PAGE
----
Veto? (photo: mith_y / flickr)

White House officials reiterated a vow made in the past about the fiscal cliff, but in much stronger terms, saying that President Obama would veto any bill related to extending or offsetting the expiring fiscal measures if it didn’t include allowing the top two marginal tax rates, over $250,000 of income, to return to 36% and 39.6%.

Freed from the political and economic constraints that have tied his hands in the past, Obama is ready to play hardball with Republicans, who have so far successfully resisted a deal to tame the debt that includes higher taxes, Obama’s allies say.

In the days after the November election, the tables will be turned: Taxes are scheduled to rise dramatically in January for people at all income levels, and Republicans will be unable to stop those automatic increases alone […]

Administration officials declined to say whether the veto threat will stand if Obama loses the election.

If this threat were designed for the campaign, you’d think the President would have said it in front of the cameras when 67 million people watched the last debate. He has been consistent in saying that he would not extend the Bush-era tax cuts over $250,000. This is among the first times his Administration has said they would veto anything without that increase in tax rates.

The outcome of the fiscal cliff in the near term is very much tied to the election. The leverage changes completely depending on the incoming President and the incoming Congress. So threats like this should be filed away until we know that outcome.

Republicans prefer base-broadening tax reform that lowers rates, along the lines of Mitt Romney’s proposal of an across-the-board 20% tax cut paid for with deductions. Chuck Schumer mucked that up by declaring “tax reform” of that type a trap. Now President Obama is vowing to veto any fiscal changes without letting the tax rates on the top 2% increase. This puts the parties in far different negotiating positions, and portends gridlock in the future.

However, the leverage does change after January 1 if all of the Bush-era tax cuts expire. Then Democrats could put forward a large tax cut package that neglects the top marginal rates. Republicans could resist, but they would at that point be voting against a tax cut rather than a tax increase, a situation they would find harrowing and potentially damaging.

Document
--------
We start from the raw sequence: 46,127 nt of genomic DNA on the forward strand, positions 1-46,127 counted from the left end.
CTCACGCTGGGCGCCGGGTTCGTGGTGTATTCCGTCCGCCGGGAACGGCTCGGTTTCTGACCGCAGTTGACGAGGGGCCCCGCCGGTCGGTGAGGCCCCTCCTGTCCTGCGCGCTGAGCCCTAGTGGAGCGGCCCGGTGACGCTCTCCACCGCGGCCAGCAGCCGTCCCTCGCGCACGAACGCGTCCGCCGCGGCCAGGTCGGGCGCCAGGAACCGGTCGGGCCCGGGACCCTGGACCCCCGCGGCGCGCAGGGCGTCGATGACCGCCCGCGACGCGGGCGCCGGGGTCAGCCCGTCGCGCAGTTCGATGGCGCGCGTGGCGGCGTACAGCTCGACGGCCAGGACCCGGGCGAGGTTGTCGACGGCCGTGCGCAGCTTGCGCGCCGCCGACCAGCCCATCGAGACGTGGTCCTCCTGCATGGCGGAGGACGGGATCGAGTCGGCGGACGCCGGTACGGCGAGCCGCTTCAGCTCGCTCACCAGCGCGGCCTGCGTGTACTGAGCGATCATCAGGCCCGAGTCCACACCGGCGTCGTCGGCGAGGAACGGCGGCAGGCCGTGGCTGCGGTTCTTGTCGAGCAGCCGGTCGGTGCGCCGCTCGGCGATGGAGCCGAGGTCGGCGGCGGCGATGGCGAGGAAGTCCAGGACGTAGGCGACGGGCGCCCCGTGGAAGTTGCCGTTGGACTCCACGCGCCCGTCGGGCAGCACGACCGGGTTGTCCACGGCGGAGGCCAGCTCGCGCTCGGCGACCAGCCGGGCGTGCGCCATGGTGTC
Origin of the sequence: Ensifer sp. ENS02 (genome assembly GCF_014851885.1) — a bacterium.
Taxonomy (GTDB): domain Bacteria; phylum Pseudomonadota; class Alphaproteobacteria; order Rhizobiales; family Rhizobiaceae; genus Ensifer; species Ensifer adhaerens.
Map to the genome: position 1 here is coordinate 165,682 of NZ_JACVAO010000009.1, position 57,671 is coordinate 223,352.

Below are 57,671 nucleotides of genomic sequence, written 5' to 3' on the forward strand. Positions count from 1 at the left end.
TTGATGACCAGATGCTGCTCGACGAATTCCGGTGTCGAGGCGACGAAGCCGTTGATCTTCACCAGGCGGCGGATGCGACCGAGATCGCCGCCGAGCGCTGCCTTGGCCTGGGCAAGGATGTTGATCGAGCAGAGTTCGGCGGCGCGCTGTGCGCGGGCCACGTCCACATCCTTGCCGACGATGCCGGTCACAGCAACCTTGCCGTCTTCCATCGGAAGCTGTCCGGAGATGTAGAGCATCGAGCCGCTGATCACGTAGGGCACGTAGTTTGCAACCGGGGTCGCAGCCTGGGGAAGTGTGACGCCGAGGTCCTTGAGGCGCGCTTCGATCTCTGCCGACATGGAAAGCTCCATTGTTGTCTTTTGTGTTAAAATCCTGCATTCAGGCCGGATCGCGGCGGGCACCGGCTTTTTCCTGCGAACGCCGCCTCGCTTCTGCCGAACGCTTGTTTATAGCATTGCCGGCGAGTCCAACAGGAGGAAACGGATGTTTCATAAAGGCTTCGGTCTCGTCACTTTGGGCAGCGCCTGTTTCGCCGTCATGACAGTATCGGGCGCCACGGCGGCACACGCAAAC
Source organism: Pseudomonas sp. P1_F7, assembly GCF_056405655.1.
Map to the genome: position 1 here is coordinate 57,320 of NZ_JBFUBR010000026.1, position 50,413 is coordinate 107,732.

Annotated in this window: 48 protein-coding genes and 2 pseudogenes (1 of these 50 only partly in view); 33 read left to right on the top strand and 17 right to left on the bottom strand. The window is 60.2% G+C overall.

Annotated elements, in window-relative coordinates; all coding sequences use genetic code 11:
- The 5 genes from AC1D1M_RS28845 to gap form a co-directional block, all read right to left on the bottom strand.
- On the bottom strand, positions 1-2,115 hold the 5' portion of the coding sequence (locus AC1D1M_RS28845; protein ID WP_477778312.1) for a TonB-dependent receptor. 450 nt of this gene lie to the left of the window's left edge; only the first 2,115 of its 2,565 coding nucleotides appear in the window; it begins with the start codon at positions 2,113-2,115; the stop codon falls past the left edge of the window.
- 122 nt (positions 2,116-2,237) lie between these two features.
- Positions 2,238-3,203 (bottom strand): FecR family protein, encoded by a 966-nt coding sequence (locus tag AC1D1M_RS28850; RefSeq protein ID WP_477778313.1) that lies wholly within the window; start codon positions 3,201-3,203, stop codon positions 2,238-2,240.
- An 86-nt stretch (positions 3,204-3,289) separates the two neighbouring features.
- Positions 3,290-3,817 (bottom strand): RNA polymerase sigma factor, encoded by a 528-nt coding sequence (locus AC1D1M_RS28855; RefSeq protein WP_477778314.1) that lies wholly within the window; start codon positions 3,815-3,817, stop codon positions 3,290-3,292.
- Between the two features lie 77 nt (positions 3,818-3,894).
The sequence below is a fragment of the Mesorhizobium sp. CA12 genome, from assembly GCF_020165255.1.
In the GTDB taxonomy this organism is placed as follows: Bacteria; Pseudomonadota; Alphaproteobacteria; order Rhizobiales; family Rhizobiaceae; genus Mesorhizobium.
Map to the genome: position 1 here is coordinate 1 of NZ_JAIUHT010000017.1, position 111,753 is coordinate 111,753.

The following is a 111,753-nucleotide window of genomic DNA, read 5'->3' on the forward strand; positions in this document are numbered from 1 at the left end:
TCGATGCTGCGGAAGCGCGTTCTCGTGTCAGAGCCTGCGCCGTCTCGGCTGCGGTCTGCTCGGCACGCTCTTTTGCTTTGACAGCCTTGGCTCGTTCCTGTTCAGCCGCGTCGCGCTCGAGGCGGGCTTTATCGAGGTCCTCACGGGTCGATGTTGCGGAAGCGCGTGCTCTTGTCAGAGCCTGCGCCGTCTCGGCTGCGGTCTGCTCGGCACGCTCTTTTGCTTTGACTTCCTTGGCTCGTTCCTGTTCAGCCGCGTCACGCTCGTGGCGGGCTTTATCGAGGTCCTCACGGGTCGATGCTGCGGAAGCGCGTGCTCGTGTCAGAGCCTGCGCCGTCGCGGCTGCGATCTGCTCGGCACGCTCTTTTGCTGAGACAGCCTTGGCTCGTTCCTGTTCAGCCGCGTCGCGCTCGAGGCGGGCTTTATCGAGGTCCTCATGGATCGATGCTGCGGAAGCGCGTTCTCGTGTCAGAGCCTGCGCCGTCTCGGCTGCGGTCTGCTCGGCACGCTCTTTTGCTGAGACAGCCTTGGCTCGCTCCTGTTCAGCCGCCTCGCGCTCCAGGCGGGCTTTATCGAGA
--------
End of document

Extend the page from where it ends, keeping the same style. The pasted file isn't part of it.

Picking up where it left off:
But the election will determine who really has the upper hand. So stick this one in your pocket until November 7.

White House officials reiterated a vow made in the past about the fiscal cliff, but in much stronger terms, saying that President Obama would veto any bill related to extending or offsetting the expiring fiscal measures if it didn’t include allowing the top two marginal tax rates, over $250,000 of income, to return to 36% and 39.6%.

Freed from the political and economic constraints that have tied his hands in the past, Obama is ready to play hardball with Republicans, who have so far successfully resisted a deal to tame the debt that includes higher taxes, Obama’s allies say.

In the days after the November election, the tables will be turned: Taxes are scheduled to rise dramatically in January for people at all income levels, and Republicans will be unable to stop those automatic increases alone […]

Administration officials declined to say whether the veto threat will stand if Obama loses the election.

If this threat were designed for the campaign, you’d think the President would have said it in front of the cameras when 67 million people watched the last debate. He has been consistent in saying that he would not extend the Bush-era tax cuts over $250,000. This is among the first times his Administration has said they would veto anything without that increase in tax rates.

The outcome of the fiscal cliff in the near term is very much tied to the election. The leverage changes completely depending on the incoming President and the incoming Congress. So threats like this should be filed away until we know that outcome.

Republicans prefer base-broadening tax reform that lowers rates, along the lines of Mitt Romney’s proposal of an across-the-board 20% tax cut paid for with deductions. Chuck Schumer mucked that up by declaring “tax reform” of that type a trap. Now President Obama is vowing to veto any fiscal changes without letting the tax rates on the top 2% increase. This puts the parties in far different negotiating positions, and portends gridlock in the future.

However, the leverage does change after January 1 if all of the Bush-era tax cuts expire. Then Democrats could put forward a large tax cut package that neglects the top marginal rates. Republicans could resist, but they would at that point be voting against a tax cut rather than a tax increase, a situation they would find harrowing and potentially damaging.

But the election will determine who really has the upper hand. So stick this one in your pocket until November 7.

David Dayen

David Dayen